October 05, 2006

Microbial Grice

In response to my call for "a description of bacterial fermentation in cheese that's as appetizing as Mary Falk's prose poem about the molds", Rosie Redfield tunes up with

Yeast transform dreary starches and sugars into intoxicants and fragrances.

but concedes that she'll "need to work on the bacterial perspective".

Rosie also sent along a paper about bacterial quorum sensing (Rosemary Redfield, "Is quorum sensing a side effect of diffusion sensing?", Trends in Microbiology 10(8), August 2002), which seems to me to raise some interesting questions about what we mean by "communication".

There's a familiar issue with intention in human communication, as in Grice's analysis of "speaker's meaning":

A (an agent) meant something ... by x (an utterance or gesture) if and only if A intended the utterance or gesture x to produce some effect in an audience by means of the recognition of this intention.

This seems to make sense of much of our reasoning about communication. For example, if someone says something hurtful or insulting, we typically try to figure out "what they meant by it" in terms of an analysis of their intentions. Did they understand that their remark would be taken as an insult, or did they think it was really neutral or even a compliment? Did they perhaps intend to refer to something completely different from what we thought they were talking about? Our evaluation and response depends on the answers.

But even for humans, it's often obscure who had which intentions when, and the application of this kind of reasoning to non-human animals is even murkier, as all of the debates about animals' "theory of mind" show. From a certain common-sense point of view, it may seem preposterous to imagine that a bacterium could have a communication-intention of Grice's kind. However, Daniel Dennett and other smart people think that thermostats and alarm clocks have beliefs and intentions, and bacteria are much more complex machines than that.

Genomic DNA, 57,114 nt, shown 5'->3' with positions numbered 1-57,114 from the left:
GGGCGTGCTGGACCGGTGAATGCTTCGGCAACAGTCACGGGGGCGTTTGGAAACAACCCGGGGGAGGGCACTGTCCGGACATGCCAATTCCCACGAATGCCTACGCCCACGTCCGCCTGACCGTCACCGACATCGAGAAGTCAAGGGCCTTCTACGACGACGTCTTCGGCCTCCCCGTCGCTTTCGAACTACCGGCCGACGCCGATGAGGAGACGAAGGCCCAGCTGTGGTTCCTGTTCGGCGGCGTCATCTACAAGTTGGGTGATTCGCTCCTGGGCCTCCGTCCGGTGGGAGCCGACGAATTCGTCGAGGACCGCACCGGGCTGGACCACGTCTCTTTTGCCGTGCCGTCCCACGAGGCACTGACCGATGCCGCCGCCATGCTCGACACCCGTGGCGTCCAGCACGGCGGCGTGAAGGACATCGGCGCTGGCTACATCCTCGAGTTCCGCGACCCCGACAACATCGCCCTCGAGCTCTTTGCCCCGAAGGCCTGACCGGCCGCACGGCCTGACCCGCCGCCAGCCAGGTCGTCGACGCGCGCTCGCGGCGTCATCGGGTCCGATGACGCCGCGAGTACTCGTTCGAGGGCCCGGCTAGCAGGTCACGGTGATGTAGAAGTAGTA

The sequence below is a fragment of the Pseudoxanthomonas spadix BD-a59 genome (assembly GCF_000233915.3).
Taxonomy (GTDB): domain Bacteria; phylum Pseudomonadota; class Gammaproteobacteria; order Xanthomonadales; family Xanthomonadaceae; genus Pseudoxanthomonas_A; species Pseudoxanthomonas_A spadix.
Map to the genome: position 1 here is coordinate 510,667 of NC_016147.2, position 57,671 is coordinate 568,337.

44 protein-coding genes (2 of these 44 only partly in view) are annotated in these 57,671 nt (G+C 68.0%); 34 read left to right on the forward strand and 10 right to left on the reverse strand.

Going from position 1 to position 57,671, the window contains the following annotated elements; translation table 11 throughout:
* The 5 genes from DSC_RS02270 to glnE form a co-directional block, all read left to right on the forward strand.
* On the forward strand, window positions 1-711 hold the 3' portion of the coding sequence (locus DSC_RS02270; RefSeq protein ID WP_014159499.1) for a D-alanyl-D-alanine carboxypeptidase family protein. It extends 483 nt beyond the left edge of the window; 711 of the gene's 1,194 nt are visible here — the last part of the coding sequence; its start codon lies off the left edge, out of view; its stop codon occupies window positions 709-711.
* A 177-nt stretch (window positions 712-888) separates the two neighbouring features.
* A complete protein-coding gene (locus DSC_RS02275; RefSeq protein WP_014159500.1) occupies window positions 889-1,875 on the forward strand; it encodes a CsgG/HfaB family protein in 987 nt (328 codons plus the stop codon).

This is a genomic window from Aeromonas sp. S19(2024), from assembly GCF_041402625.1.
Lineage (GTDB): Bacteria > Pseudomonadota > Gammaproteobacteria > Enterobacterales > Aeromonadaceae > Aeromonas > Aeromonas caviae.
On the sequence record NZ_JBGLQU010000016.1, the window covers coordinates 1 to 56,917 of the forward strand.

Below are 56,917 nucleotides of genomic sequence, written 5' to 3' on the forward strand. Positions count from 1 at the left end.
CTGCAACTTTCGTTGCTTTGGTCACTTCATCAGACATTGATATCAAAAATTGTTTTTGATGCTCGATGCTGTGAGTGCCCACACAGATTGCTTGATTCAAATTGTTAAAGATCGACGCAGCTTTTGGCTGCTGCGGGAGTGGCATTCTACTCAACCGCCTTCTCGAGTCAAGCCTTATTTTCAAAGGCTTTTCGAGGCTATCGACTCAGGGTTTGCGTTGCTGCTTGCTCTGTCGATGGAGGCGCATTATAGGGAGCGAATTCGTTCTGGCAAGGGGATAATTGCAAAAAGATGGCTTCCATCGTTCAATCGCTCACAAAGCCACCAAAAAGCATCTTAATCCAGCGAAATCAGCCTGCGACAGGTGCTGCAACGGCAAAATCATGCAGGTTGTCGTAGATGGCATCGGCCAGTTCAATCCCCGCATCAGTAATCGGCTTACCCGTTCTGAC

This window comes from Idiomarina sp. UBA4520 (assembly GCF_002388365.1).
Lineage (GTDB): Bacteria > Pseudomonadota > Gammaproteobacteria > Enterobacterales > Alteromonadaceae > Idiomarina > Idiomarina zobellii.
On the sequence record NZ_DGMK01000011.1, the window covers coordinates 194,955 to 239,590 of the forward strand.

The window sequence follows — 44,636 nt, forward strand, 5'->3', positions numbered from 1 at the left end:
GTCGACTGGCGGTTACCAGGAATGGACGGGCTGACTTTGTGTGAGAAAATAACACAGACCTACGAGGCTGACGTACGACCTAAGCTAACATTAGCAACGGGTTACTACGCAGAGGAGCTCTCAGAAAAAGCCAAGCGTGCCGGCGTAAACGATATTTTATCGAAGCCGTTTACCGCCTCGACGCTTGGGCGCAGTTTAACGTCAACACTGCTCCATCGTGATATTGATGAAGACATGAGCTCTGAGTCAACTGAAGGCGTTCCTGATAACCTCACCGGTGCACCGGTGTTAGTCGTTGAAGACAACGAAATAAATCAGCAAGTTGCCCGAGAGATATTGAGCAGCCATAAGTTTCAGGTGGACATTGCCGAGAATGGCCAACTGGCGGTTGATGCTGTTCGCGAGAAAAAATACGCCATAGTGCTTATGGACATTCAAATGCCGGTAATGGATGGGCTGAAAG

What's interesting about Rosie Redfield's paper, in this context, is that it deals in detail with a parallel sort of reasoning about certain acts performed by bacteria:

Many bacteria appear to communicate by releasing and sensing autoinducer molecules, which are believed to function primarily as sensors of population density.However, this quorum-sensing hypothesis rests on very weak foundations, as neither the need for group action nor the selective conditions required for its evolution have been demonstrated. Here, I argue for a more direct function of autoinducer secretion and response – the ability to determine whether secreted molecules rapidly move away from the cell. This diffusion sensing allows cells to regulate secretion of degradative enzymes and other effectors to minimize losses owing to extracellular diffusion and mixing.

As Rosie explained her theory in email to me, "the whole process is more like radar than radio, in that they're emitting 'signals' to sense the properties of their environment rather than to change the behaviour of recipients".